At least seven French soldiers have died and one remained missing after an army transport helicopter crashed off the coast of Gabon, officials said on Sunday.
The Cougar helicopter was carrying 10 soldiers, including six special forces paratroopers, when it went down shortly after take-off from the French carrier La Foudre on Saturday during military exercises with the west African country.
The French military earlier announced that rescuers had pulled three survivors and a body from sea. However one survivor died in hospital in the Gabonese capital, Libreville, the French army said.
Divers later found the bodies of several missing soldiers and pulled them from the wreckage, located early on Sunday at a depth of 35m, the French government said.
“Unfortunately, we must report the deaths of five other soldiers. A final soldier remains missing. Searches are continuing,” the French presidency said in a statement.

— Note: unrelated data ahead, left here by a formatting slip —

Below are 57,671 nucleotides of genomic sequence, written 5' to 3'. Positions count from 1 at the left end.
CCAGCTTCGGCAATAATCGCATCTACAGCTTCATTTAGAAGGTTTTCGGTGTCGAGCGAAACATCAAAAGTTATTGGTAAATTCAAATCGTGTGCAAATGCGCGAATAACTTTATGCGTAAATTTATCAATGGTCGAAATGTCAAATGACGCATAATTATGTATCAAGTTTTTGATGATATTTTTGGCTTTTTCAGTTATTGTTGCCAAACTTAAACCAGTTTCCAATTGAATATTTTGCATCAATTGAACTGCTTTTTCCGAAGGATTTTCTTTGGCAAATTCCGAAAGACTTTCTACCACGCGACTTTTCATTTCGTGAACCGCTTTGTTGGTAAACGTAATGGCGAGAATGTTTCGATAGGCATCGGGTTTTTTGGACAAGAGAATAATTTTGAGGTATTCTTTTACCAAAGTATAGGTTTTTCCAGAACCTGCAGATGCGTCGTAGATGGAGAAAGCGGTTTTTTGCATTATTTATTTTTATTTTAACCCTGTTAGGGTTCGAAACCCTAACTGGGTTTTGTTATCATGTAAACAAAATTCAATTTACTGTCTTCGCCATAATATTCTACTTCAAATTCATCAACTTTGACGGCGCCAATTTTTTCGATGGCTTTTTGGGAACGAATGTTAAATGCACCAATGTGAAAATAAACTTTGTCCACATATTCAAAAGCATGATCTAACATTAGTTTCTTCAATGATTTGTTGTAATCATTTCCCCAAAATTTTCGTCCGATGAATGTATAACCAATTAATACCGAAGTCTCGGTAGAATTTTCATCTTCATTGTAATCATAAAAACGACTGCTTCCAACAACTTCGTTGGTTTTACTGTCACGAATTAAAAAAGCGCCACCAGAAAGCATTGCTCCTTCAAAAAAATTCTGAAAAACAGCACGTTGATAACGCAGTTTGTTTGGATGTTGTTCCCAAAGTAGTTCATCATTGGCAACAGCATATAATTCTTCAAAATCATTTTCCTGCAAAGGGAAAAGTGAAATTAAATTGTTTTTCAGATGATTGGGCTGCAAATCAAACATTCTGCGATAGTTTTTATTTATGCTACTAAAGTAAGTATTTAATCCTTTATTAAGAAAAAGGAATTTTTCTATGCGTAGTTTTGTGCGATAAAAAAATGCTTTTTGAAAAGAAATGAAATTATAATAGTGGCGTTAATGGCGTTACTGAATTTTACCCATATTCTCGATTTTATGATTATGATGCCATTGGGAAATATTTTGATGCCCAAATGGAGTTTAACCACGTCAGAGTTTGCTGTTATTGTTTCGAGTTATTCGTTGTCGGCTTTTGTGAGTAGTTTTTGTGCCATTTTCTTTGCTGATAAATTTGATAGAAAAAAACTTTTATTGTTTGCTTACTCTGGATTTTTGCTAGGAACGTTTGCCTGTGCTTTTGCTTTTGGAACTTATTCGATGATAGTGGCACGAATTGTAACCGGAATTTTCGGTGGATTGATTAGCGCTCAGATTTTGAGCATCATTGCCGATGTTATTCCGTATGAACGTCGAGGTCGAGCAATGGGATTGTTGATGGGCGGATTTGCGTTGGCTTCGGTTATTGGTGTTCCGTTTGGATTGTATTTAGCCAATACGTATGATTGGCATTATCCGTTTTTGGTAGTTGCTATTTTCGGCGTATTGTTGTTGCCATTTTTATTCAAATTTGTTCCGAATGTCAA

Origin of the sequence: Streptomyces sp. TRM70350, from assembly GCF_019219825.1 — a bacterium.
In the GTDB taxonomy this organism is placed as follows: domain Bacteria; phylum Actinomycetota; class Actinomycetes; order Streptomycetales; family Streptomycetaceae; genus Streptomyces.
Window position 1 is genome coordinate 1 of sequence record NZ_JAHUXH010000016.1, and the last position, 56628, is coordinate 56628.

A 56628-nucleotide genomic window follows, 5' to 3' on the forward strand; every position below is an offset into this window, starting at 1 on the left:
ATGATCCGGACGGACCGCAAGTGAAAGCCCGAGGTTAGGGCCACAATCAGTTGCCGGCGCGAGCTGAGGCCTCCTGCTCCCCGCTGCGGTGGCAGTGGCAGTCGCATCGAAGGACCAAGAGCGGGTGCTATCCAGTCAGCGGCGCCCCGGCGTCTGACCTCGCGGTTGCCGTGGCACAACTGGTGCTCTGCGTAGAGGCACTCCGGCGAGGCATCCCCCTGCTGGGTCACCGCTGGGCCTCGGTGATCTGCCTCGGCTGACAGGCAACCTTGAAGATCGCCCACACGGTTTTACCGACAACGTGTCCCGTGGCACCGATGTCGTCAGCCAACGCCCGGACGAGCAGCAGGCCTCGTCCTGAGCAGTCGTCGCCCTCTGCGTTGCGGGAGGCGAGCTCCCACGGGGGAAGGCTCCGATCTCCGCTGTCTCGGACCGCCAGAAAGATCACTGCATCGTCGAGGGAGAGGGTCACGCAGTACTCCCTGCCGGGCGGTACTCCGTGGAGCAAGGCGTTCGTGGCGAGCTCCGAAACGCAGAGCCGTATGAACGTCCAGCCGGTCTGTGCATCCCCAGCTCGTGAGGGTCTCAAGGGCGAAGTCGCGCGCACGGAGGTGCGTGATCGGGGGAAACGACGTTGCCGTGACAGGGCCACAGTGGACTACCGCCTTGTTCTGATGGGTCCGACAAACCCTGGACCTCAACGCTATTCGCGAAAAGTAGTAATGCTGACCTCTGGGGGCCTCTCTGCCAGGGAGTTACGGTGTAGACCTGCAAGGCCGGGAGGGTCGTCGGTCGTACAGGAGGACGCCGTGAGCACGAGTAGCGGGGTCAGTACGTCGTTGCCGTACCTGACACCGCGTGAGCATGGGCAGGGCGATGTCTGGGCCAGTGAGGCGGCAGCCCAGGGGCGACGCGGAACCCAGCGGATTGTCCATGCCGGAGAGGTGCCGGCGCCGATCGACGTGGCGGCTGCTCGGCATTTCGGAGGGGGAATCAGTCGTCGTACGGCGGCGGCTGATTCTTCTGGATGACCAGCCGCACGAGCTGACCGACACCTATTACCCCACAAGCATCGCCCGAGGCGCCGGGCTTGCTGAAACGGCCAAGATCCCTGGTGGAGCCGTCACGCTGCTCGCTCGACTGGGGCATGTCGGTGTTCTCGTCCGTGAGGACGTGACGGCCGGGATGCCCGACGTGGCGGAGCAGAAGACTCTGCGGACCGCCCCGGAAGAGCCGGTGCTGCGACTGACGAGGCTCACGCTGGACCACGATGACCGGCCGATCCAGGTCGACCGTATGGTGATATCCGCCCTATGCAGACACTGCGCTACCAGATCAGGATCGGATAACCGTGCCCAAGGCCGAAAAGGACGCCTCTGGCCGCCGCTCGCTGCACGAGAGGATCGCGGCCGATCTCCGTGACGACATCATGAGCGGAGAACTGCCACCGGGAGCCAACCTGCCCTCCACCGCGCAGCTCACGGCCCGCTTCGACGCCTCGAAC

“We will do everything we can to find the last person missing,” French Defense Minister Herve Morin said following talks with President Omar Bongo in Libreville.
Rescuers had been scouring for survivors off the coast of Nyonie, a town half-way between the Gabonese capital and the port city of Port-Gentil.
Oil giant Total lent a sonar and underwater robot to a salvage team that helped them locate the wreckage, according to the French government. It also sent three vessels to help in the rescue effort.
There was no information on the cause of the crash, but French President Nicolas Sarkozy has ordered a speedy inquiry, the presidency said. Sarkozy also sent his condolences to the victims’ families.
“There is nothing to allow us to understand the cause of the accident,” Morin said. “There could be different causes, possibly material causes, possibly human causes, possibly a combination of causes. We don’t know more.”
He said there would be two probes, a judicial one and another by the French defense ministry.
Shortly after arriving in Gabon on Sunday, Morin took a helicopter to La Foudre to monitor rescue efforts that included the Gabonese military.